The year is 1997 and James Bond has… a mobile phone! In the mid-1990s, there were three cell phone makers dominating the world market; Motorola (American), Nokia (Finnish) and Ericsson (Swedish).

Before the smartphone, there was the mobile phone, you could call people with it, you could SMS people with it, you could use the convenient calculator, or even play Snake on it.

In Tomorrow Never Dies (1997), James Bond (Pierce Brosnan) couldn’t use his phone to tweet, check-in, do some YouTubing or surf the internet, but it could pick locks, scan fingerprints, and act as a stun gun. It could also be used as a remote control for a luxury BMW sedan! That last one really shattered the device’s believability, that the Swedish phone was able to flawlessly communicate with a German BMW just takes you out of the movie.

The Ericsson JB988 was a fictional cellphone manufactured by Ericsson and subsequently modified by the British Secret Intelligence Service’s (SIS/MI6) research and development division, Q Branch. Most of the film’s gadgets are concealed in the handset, including a fingerprint scanner, vehicle remote-control for Bond’s BMW 750iL, and 20 000-volt electroshock weapon. Source: James Bond Fandom Wiki.

Brosnan was the first Bond to have a truly mobile phone, using the JB988 concept design from Ericsson. A few years later the Ericsson R380 production model appeared which had many of the features of the Bond original – except for the stun gun, fingerprint scanner, lock pick and remote control for a BMW 750iL.

Introduced at CEBIT on 18 March 1999, the R380 combined the functions of a mobile phone and a personal digital assistant (PDA) and was the first device marketed as a ‘smartphone’. The magazine Popular Science appointed the Ericsson R380 Smartphone to one of the most important advances in science and technology.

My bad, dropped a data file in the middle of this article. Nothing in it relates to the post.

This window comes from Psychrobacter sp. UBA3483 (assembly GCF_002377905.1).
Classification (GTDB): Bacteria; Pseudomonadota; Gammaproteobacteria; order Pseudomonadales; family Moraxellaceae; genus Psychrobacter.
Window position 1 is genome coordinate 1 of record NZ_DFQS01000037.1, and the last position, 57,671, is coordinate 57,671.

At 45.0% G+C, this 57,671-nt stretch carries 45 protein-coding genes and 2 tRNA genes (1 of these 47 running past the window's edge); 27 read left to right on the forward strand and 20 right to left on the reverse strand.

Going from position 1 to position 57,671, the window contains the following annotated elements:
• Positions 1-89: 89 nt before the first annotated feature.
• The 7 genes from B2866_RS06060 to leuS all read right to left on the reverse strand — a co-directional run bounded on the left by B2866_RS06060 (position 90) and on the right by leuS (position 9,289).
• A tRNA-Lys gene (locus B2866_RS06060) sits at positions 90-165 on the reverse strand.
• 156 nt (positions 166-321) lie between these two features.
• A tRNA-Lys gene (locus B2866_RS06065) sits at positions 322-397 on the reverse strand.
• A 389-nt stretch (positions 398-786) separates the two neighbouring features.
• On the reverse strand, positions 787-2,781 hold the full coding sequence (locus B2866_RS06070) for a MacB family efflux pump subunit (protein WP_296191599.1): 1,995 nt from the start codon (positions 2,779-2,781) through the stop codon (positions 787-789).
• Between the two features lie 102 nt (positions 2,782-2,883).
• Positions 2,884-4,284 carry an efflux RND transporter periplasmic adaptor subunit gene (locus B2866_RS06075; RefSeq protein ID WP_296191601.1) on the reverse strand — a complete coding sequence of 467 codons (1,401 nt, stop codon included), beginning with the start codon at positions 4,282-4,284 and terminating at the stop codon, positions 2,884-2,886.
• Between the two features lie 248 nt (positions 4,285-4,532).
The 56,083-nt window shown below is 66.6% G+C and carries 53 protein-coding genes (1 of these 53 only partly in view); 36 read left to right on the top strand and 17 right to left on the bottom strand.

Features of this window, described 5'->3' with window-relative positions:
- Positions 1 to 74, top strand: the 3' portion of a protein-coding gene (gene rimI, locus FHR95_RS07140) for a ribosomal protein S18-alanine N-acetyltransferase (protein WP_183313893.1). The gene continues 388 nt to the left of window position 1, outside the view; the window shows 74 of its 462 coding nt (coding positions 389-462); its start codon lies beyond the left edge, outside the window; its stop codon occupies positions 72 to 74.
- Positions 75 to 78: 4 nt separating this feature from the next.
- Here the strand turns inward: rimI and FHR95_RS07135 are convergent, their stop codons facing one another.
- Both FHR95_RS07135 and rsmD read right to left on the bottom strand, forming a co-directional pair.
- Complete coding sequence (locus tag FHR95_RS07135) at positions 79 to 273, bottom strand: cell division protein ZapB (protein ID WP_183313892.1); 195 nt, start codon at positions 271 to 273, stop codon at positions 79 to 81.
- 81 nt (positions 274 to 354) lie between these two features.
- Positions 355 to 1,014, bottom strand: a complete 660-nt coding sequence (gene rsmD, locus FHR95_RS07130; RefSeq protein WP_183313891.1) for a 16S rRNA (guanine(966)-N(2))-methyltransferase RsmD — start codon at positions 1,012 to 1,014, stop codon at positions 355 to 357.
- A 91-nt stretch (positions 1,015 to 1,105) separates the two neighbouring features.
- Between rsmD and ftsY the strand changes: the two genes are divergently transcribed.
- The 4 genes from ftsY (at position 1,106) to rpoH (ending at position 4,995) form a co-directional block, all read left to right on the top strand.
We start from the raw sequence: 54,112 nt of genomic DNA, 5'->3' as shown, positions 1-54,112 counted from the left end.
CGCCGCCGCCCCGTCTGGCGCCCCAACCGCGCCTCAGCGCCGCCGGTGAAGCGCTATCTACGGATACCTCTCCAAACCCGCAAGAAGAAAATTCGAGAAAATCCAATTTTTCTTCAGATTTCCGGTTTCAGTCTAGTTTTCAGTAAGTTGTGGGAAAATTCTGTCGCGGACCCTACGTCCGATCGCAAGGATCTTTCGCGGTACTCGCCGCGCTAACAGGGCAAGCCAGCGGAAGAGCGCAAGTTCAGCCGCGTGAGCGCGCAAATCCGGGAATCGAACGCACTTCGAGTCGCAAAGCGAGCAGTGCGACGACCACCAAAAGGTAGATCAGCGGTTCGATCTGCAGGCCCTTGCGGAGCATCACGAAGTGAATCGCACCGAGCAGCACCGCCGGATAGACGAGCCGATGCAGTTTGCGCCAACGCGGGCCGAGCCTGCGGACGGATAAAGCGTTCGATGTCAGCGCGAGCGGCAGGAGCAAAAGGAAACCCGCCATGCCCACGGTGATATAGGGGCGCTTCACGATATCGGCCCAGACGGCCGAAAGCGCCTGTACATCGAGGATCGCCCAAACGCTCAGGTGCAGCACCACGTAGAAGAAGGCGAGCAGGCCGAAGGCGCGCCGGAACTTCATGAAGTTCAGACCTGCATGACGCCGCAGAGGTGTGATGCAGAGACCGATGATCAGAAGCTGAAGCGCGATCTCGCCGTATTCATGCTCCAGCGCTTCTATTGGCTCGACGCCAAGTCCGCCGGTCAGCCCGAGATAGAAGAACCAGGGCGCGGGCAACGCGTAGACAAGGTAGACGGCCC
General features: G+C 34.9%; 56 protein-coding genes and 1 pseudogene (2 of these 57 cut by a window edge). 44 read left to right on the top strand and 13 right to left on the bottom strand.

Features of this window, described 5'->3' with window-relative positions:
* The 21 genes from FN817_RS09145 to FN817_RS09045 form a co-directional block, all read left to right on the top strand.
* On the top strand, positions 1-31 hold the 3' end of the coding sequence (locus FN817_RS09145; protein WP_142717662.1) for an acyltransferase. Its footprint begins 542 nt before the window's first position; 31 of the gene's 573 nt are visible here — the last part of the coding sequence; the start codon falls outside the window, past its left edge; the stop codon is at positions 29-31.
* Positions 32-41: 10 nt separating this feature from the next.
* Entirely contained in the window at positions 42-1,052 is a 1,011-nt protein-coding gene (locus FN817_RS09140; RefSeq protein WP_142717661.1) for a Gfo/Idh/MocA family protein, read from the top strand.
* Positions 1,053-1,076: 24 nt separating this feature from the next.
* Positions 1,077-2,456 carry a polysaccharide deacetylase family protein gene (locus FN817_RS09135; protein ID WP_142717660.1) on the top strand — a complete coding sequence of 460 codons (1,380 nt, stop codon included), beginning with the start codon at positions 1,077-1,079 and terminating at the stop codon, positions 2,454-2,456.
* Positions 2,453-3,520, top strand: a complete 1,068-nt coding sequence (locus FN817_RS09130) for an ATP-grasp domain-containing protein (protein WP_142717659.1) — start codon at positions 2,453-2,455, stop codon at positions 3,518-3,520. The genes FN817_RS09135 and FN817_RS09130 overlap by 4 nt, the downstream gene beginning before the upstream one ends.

It wouldn’t be the last Ericsson for Bond though, in Die Another Day (2002), Bond was given the Ericsson T68, the company’s first with a color screen. The movie also featured the Sony Ericsson P800. It was powered by Symbian UIQ and featured a unique flip cover that concealed half the screen and offered a hardware keypad.

The Ericsson T68.

In Daniel Craig’s first outing as James Bond in Casino Royale (2006), when he sported a special Sony Ericsson K800i. It had a silver exterior, a 3.2MP camera with autofocus and its xenon flash was quite something. It supported multitasking, it had a VGA camera “for video calling”, a music player mostly borrowed from the Walkman phones (since the Sony merger). Vesper Lynd, who partners with Bond to take down Le Chiffre, had a cool phone of her own – the Sony Ericsson M600. Casino Royale also features a brief cameo by the Ericsson R600, a 2001 phone from just before the merger.

The Sony Ericsson M600.

In Quantum of Solace (2008), Bond sported the Sony Ericsson C902, which was featured prominently throughout the movie as James Bond used it and its 5MP camera to capture evidence central to the plot.

The Sony Ericsson C902

Sony bought out Ericsson in 2011, and in the next outing in the Bond franchise, the 2012 movie Skyfall, Craig’s Bond starred the Sony Xperia T. Spectre (2015) featured the last of the Xperia Z phones – the Sony Xperia Z5.